Model Metrics and Deployment
We should now be in a display that will help us understand our model better. Einstein will first generate important insights which will tell us what variable contributes to explaining the most variation in price.
For example, for our variables selected, “grade” explains 44.4% of the variation in price. If our average price is $540,000, a grade higher than 8 can have an average home price of $774,000. We can also see what Einstein suggests by going to “Recommended Insights”.
There are also buttons for “Why it happened” and “What could Happen” which will allow us to compare and explore relationships from different perspectives. For this blog, we’ll be clicking into the Model tab and exploring model performance:
The model performance tab has a couple of key things to notice:
First, the navigation tab. Through this tab we can dive into the Model Evaluation and Prediction examination page. The model evaluation page gives us a deeper look into key model metrics such as MSE, MAPE, MAE and cross validation results.
The prediction examination page gives us insight into the actual predictions Einstein made after it split the dataset to predict the other half. The four quadrant sections in the center of the page represent different metrics we can use to evaluate our model.
We have a section on this page that displays our R squared - a metric that tells us what percentage of price can be explained by our independent variables. We also have a section that shows us if we’ve passed the cross-validation test along with the ability to revisit Einstein’s recommendation on model improvements.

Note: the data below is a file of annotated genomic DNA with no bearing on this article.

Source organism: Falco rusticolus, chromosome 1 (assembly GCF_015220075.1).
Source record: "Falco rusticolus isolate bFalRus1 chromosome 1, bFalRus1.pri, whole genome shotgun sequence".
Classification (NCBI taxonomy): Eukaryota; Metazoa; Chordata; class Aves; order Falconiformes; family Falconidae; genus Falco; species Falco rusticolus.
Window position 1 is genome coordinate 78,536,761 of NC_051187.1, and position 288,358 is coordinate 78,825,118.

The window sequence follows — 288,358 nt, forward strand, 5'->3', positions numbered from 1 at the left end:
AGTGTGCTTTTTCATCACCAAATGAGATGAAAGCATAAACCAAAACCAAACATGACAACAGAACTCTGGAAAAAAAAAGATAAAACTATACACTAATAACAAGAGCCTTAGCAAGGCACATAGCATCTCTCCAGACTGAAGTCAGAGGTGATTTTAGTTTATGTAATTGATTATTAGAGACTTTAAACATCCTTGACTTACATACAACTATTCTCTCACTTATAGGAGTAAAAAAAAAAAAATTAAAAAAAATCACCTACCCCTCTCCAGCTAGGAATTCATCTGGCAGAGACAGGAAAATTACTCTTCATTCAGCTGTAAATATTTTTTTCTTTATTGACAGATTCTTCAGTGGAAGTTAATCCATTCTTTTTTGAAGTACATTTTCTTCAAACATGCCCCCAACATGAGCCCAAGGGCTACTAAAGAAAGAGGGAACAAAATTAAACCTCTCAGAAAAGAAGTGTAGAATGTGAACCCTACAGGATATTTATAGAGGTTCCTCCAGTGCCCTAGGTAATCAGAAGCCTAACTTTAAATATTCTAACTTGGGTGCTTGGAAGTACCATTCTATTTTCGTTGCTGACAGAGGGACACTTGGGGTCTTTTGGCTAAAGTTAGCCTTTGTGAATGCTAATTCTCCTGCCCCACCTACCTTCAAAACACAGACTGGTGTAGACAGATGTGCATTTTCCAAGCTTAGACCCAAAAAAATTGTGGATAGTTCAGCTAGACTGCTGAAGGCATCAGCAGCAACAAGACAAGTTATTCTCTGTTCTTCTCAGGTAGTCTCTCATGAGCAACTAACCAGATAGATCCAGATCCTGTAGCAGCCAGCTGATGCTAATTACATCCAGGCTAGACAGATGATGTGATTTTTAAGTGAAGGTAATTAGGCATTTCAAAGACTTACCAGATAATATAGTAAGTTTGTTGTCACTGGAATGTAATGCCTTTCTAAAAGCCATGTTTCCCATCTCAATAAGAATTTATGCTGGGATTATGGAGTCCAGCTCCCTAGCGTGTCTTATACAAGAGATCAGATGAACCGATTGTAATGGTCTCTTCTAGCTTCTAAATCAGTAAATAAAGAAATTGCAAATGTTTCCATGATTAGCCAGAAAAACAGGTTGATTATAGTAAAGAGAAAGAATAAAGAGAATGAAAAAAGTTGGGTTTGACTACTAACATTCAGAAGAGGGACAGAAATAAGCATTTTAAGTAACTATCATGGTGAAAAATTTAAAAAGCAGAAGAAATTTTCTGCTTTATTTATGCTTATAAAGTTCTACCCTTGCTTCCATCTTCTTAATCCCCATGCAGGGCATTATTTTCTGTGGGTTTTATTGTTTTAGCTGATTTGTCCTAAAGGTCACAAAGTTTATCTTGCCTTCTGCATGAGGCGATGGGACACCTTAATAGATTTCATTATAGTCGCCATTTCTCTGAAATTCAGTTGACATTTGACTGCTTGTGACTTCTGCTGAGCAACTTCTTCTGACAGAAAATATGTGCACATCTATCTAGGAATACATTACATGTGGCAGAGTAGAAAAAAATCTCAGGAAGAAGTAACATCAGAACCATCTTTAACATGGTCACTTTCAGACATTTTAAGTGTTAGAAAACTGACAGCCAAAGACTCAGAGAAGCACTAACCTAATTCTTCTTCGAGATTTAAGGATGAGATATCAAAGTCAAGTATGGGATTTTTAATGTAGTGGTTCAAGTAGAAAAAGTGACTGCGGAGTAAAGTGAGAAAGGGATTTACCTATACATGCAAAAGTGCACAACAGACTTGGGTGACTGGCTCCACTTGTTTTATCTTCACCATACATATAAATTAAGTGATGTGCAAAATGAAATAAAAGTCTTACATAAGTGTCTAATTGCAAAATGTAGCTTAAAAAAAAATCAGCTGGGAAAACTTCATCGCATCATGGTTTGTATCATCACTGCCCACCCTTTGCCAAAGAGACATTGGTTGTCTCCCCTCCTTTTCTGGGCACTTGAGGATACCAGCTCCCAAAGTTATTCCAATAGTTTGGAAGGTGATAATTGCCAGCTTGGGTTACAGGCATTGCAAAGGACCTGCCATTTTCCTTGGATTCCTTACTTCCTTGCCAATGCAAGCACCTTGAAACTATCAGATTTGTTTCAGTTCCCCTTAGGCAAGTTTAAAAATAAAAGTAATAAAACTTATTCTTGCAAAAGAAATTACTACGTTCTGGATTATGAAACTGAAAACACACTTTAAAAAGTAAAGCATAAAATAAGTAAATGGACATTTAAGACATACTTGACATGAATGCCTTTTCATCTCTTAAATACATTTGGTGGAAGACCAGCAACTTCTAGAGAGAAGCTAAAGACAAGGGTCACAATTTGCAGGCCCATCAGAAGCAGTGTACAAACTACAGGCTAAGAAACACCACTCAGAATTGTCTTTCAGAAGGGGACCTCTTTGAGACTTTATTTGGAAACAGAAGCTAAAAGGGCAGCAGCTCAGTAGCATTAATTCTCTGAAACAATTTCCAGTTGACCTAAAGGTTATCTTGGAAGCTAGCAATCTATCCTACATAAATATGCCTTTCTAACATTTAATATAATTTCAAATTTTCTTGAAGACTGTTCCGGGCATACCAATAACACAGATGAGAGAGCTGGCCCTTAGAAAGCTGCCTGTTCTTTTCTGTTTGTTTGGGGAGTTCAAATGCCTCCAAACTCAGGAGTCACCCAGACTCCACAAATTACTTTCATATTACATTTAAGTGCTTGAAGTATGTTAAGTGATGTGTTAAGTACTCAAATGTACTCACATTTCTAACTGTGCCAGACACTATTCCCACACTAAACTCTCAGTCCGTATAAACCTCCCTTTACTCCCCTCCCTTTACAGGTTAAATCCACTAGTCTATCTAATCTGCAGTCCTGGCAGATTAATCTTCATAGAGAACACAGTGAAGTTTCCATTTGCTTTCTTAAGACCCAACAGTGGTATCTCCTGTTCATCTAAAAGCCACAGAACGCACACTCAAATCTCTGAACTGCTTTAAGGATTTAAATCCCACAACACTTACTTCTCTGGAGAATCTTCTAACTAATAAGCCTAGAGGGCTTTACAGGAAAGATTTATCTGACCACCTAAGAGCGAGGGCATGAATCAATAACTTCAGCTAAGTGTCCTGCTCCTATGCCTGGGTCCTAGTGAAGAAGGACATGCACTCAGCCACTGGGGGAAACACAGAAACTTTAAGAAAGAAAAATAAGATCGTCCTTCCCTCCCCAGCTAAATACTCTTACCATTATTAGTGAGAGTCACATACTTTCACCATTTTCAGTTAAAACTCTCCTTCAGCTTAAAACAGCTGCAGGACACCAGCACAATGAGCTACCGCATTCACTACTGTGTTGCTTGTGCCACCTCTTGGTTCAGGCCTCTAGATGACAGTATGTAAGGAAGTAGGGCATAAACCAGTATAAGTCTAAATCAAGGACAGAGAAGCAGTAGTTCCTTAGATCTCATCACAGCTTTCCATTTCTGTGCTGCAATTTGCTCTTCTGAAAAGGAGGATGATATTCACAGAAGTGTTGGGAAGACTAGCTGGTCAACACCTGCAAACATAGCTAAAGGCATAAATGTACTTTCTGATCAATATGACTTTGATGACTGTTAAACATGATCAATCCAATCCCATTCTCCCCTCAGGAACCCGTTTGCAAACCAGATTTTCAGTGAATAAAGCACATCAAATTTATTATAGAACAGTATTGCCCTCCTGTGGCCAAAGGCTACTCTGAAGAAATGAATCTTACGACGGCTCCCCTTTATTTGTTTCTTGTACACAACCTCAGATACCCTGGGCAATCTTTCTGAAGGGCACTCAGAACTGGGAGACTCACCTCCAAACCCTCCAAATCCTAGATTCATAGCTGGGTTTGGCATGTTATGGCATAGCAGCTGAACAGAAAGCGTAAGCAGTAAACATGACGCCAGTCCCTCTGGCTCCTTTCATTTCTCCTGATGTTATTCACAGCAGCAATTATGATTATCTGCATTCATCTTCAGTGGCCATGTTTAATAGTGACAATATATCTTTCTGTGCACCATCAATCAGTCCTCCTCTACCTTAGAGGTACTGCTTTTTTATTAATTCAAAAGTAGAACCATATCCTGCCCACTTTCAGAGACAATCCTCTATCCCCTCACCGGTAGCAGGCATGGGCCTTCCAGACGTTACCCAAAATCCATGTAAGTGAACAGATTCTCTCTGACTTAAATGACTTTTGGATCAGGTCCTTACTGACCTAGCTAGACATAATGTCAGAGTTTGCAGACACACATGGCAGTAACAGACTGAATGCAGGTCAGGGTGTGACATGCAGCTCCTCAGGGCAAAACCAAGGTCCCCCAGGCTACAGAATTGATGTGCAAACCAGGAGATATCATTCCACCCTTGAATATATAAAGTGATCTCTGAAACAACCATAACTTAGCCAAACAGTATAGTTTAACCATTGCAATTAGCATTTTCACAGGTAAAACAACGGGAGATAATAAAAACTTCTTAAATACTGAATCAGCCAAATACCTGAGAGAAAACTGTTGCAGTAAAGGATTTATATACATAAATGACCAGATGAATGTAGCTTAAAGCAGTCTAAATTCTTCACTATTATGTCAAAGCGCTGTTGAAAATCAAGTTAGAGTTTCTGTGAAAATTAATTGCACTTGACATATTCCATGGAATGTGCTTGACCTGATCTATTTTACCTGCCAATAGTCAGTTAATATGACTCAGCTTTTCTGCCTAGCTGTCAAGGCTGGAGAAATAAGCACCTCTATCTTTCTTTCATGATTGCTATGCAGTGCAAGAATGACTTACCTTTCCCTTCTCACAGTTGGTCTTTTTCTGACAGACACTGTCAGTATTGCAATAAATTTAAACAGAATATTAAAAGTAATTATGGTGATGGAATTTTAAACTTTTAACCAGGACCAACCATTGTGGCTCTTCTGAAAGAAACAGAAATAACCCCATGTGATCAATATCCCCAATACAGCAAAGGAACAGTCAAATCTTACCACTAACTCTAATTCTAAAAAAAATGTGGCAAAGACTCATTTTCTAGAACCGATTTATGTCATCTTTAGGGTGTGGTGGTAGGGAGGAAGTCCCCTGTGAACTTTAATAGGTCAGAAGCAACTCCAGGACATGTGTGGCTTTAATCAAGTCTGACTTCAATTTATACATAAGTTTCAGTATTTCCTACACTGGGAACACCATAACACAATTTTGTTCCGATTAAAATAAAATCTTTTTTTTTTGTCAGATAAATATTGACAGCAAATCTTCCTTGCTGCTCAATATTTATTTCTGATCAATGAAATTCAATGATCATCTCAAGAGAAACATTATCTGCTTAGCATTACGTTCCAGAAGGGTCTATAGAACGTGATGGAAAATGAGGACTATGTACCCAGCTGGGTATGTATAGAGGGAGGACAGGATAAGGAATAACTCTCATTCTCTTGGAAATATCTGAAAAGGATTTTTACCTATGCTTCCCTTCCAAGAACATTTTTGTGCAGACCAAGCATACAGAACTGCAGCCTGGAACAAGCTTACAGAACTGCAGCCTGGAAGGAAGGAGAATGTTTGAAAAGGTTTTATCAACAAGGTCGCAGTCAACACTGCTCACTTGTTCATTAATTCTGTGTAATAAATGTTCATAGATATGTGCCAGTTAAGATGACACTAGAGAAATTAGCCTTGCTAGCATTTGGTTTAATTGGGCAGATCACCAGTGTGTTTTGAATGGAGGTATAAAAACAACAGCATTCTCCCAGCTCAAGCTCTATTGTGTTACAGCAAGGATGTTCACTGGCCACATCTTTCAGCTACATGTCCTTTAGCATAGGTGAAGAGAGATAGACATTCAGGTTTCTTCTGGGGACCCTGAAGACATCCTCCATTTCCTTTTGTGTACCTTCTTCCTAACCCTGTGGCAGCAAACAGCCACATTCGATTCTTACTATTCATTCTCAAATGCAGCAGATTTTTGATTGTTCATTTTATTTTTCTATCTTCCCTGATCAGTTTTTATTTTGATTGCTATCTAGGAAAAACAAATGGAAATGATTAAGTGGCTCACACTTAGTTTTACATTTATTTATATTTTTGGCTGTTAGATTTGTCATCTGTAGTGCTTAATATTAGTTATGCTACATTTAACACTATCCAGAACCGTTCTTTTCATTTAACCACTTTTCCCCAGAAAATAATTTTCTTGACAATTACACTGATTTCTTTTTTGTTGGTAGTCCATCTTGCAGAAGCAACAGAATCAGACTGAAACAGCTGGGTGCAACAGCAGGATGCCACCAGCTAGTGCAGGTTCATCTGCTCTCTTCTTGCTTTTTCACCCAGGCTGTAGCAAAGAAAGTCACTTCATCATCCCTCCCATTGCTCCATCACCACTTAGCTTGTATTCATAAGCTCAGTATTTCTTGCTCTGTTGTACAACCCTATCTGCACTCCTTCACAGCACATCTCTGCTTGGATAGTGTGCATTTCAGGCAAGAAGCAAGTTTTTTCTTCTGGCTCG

Finally we can observe the distribution of data of our price, as well as observe the top predictors for price.
Now we’re ready to deploy the model!
Clicking the “Deploy Model” button above should launch the deployment model wizard. The first part of the prompt allows us to rename the deployment object and deploy it as a replacement to a previous prediction, or as a new prediction.
Clicking the add object prompt afterwards allows us to choose if we want to deploy the model connecting to a salesforce object or not. We will not be deploying the model as a salesforce object. We can then decide to segment our variables for predictions, but we’ll be using all variables without any segments.
The next part of the wizard is “Improvements”, which allows users to improve likelihoods based on particular variables or suggested actions. We will select all of these variables. We can now proceed to the final review and then deploy our model!
Tableau & Einstein Integration
While Salesforce plans to bring official integration of Einstein predictive capabilities into Tableau in 2021, there are other ways to bring in Einstein’s capabilities into our dashboards today. This can be done through extensions. An extension crafted by John Hegele does this gracefully, and can be downloaded here.
Be sure to right click and “save link as” to download it as a trex file type. Full documentation about this extension can be found here.
Once the extension is downloaded, we can now bring in our predictive model and scenario’s in Tableau! For this demo, I’ve prebuilt a dashboard.
We will start by selecting the extension object and dragging it into the dashboard. The extension will prompt you to login into your Salesforce developer account.
After closing the authentication tab in our browser and completing the prompts, we can navigate back to the extension. We will now be able to select the model that we just deployed. Next, we’re asked if we would like to map the variables in our model to fields in our dataset.
I’ve prebuilt parameters to map these variables. Mapping these variables allows Einstein to make predictions and scenarios based on the variables mapped. If you would like to utilize this extension to it’s fullest, create a custom parameter for every variable that is being used in the model.
Once deployed, you can play with with the background color, extension settings and much more by clicking the cogwheel on the bottom right of the extension. More information about customizable options can be found here.
With that, we now have a dashboard that can leverage some of Einstein’s capability directly inside Tableau!